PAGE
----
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Consumer

Good Question: How Safe Is It To Fly?

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(credit: CBS) Jason DeRusha
Jason DeRusha filed his first report for WCCO-TV on April Fool's D...
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By Jason DeRusha, WCCO-TV

MINNEAPOLIS (WCCO)
– When the engines rev and the 747 goes flying down the runway, a lot of us have a hard time keeping it together. After a Southwest Airlines plane lost 5 feet of fuselage in mid-flight, it gave people with the fear of flying another reason to freak out. So, how safe is it to fly?

“I am TERRIFIED of flying!” wrote Emily Wheeler on on Facebook. “I used to just have a few cocktails before/during the flight, but that made it worse. I now have to take prescription meds to calm me down,” she added.

“Biggest fear on earth,” added Kate Raddatz. ” I lose sleep a few weeks before we travel. My dad gets out his lists of ‘why flying is safer than driving’ as we’re taking off & I read it every time.”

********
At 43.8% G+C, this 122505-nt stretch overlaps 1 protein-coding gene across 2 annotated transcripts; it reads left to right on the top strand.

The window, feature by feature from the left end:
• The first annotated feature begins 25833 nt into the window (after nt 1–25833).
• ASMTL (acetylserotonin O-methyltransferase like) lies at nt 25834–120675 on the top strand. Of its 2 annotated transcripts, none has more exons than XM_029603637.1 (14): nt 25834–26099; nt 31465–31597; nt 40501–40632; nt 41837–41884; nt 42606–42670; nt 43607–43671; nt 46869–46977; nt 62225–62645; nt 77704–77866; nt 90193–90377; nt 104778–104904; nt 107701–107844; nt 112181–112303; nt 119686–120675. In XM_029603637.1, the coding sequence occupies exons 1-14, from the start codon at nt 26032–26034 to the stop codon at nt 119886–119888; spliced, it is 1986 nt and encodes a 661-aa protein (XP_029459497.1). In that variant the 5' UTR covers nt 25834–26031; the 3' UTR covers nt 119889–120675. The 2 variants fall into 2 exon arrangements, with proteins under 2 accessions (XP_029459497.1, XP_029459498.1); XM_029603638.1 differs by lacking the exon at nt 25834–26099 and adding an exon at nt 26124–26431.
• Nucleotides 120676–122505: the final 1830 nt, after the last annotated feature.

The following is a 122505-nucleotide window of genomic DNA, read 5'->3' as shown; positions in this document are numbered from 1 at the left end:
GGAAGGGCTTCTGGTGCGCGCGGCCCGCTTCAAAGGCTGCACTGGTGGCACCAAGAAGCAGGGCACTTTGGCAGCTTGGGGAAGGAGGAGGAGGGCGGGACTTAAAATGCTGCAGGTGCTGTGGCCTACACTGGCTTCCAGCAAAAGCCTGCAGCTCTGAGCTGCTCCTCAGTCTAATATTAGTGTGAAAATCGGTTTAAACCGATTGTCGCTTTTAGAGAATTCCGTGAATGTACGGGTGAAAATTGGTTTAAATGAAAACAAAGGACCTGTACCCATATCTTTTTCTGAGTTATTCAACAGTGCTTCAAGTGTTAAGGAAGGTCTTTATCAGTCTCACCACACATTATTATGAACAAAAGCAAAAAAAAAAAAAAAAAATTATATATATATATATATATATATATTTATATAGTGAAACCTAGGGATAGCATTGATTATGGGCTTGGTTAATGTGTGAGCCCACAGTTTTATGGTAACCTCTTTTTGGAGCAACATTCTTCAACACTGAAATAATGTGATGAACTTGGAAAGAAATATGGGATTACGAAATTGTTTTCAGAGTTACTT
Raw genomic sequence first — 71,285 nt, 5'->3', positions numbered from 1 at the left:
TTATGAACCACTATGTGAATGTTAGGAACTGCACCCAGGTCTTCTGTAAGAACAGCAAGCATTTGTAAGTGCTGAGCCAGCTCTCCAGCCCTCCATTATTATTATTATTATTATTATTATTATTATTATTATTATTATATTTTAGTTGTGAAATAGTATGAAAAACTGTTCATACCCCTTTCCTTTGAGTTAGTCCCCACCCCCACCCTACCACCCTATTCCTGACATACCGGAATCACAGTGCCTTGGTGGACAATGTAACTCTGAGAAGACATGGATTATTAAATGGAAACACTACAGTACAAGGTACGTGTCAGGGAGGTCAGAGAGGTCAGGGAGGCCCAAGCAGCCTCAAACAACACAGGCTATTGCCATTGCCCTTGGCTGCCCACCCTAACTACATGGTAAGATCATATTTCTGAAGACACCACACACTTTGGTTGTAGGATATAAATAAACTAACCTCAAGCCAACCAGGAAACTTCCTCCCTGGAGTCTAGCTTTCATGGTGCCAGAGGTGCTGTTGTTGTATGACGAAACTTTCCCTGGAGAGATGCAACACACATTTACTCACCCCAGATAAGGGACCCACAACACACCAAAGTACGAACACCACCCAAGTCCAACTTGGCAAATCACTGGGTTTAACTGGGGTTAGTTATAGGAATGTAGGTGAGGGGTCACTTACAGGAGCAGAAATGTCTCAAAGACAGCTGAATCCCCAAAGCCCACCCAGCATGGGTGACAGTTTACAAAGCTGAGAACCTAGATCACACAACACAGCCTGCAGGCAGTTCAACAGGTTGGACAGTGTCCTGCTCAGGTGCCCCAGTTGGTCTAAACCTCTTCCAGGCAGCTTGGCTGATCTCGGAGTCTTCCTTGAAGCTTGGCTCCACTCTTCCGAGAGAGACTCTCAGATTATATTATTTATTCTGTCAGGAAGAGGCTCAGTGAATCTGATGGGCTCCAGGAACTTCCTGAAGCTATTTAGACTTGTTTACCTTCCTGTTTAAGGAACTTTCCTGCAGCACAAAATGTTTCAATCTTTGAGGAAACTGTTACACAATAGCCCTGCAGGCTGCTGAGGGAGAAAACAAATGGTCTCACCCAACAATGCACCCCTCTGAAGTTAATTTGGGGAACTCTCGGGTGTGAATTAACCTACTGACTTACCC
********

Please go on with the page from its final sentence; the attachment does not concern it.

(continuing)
“These people are so well-trained,” said Ruth Markowitz, MA, a license clinical psychologist an partner of the My Sky Program, a Twin Cities weekend class that teaches people how to deal with their fear of flying.

According to Markowitz, nearly 40 percent of us are afraid to fly, and 10 percent just avoid airplanes all together.

“People with fears of flying have lots of control issues and they have a really good imagination,” said Markowitz.

In 2009, the National Transportation Safety Board reported 33,808 deaths on U.S. highways, as compared to 538 aviation deaths. Fifty people died in a 2009 commercial airplane crash, which is the only U.S. commercial airplane crash over the last 4 years.

A U.S. National Safety Council study found flying to be 22 times safer than traveling by car, considering that more than 3 million people fly every day. A Boeing aircraft takes off or lands every 2 seconds someplace in the world every day, making the low fatality rate even more impressive.

“People with fears of flying often have an accumulation of stressors,” said Markowitz, and aren’t really afraid of a literal plane crash.

“Statistics don’t offer comfort at all,” she explained, because most people who are afraid of flying know the odds. “They’re afraid of losing control of themselves on a plane.”

In her classes, pilots teach people how the plane actually works, while psychologists try to address the other issues leading to the fear.

“I am really afraid to fly, but I do it so I can travel. I think it is the not being in control issue for me. I am going to Italy in September and already dreading the flight,” wrote Sheryl Frankel.

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